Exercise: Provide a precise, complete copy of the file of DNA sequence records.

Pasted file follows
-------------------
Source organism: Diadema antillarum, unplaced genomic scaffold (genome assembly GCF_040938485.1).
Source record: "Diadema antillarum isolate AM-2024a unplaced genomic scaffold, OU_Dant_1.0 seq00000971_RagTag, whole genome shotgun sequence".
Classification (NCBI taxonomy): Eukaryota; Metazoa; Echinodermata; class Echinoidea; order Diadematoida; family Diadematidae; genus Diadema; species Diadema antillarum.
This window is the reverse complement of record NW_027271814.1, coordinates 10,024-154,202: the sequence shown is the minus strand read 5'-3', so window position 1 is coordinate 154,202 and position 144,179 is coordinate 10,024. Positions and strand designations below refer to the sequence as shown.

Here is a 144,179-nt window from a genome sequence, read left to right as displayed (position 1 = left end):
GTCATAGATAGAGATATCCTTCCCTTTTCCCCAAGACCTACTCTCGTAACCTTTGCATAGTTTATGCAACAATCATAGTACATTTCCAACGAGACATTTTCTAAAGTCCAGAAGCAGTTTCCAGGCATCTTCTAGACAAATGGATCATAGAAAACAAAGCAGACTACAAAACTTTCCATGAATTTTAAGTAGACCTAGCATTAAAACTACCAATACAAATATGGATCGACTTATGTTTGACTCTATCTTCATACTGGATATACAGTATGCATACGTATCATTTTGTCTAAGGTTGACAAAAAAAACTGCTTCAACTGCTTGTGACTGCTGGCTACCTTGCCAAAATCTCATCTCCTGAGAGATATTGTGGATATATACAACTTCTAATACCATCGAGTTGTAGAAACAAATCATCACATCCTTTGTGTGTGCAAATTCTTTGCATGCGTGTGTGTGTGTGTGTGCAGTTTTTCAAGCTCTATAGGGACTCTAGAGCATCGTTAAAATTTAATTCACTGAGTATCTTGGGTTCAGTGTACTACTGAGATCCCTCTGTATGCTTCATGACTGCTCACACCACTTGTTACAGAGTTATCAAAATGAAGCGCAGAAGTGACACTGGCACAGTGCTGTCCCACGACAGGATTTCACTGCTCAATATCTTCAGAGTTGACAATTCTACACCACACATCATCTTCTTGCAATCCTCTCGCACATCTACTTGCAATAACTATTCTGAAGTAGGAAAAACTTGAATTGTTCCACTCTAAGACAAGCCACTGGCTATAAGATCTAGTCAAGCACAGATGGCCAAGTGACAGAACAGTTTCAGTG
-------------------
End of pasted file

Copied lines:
Source organism: Diadema antillarum, unplaced genomic scaffold (genome assembly GCF_040938485.1).
Source record: "Diadema antillarum isolate AM-2024a unplaced genomic scaffold, OU_Dant_1.0 seq00000971_RagTag, whole genome shotgun sequence".
Classification (NCBI taxonomy): Eukaryota; Metazoa; Echinodermata; class Echinoidea; order Diadematoida; family Diadematidae; genus Diadema; species Diadema antillarum.
This window is the reverse complement of record NW_027271814.1, coordinates 10,024-154,202: the sequence shown is the minus strand read 5'-3', so window position 1 is coordinate 154,202 and position 144,179 is coordinate 10,024. Positions and strand designations below refer to the sequence as shown.

Here is a 144,179-nt window from a genome sequence, read left to right as displayed (position 1 = left end):
GTCATAGATAGAGATATCCTTCCCTTTTCCCCAAGACCTACTCTCGTAACCTTTGCATAGTTTATGCAACAATCATAGTACATTTCCAACGAGACATTTTCTAAAGTCCAGAAGCAGTTTCCAGGCATCTTCTAGACAAATGGATCATAGAAAACAAAGCAGACTACAAAACTTTCCATGAATTTTAAGTAGACCTAGCATTAAAACTACCAATACAAATATGGATCGACTTATGTTTGACTCTATCTTCATACTGGATATACAGTATGCATACGTATCATTTTGTCTAAGGTTGACAAAAAAAACTGCTTCAACTGCTTGTGACTGCTGGCTACCTTGCCAAAATCTCATCTCCTGAGAGATATTGTGGATATATACAACTTCTAATACCATCGAGTTGTAGAAACAAATCATCACATCCTTTGTGTGTGCAAATTCTTTGCATGCGTGTGTGTGTGTGTGTGCAGTTTTTCAAGCTCTATAGGGACTCTAGAGCATCGTTAAAATTTAATTCACTGAGTATCTTGGGTTCAGTGTACTACTGAGATCCCTCTGTATGCTTCATGACTGCTCACACCACTTGTTACAGAGTTATCAAAATGAAGCGCAGAAGTGACACTGGCACAGTGCTGTCCCACGACAGGATTTCACTGCTCAATATCTTCAGAGTTGACAATTCTACACCACACATCATCTTCTTGCAATCCTCTCGCACATCTACTTGCAATAACTATTCTGAAGTAGGAAAAACTTGAATTGTTCCACTCTAAGACAAGCCACTGGCTATAAGATCTAGTCAAGCACAGATGGCCAAGTGACAGAACAGTTTCAGTG